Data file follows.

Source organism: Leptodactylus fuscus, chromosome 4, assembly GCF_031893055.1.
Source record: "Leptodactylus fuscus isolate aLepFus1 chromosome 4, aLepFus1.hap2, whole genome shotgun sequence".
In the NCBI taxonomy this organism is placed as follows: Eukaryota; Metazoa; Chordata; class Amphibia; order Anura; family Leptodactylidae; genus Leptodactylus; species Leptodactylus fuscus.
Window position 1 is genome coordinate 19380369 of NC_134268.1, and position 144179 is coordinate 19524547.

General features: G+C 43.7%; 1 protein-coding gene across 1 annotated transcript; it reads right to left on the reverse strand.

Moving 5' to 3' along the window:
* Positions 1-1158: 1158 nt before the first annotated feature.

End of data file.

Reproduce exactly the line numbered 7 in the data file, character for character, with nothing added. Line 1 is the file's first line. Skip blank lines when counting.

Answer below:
* Positions 1-1158: 1158 nt before the first annotated feature.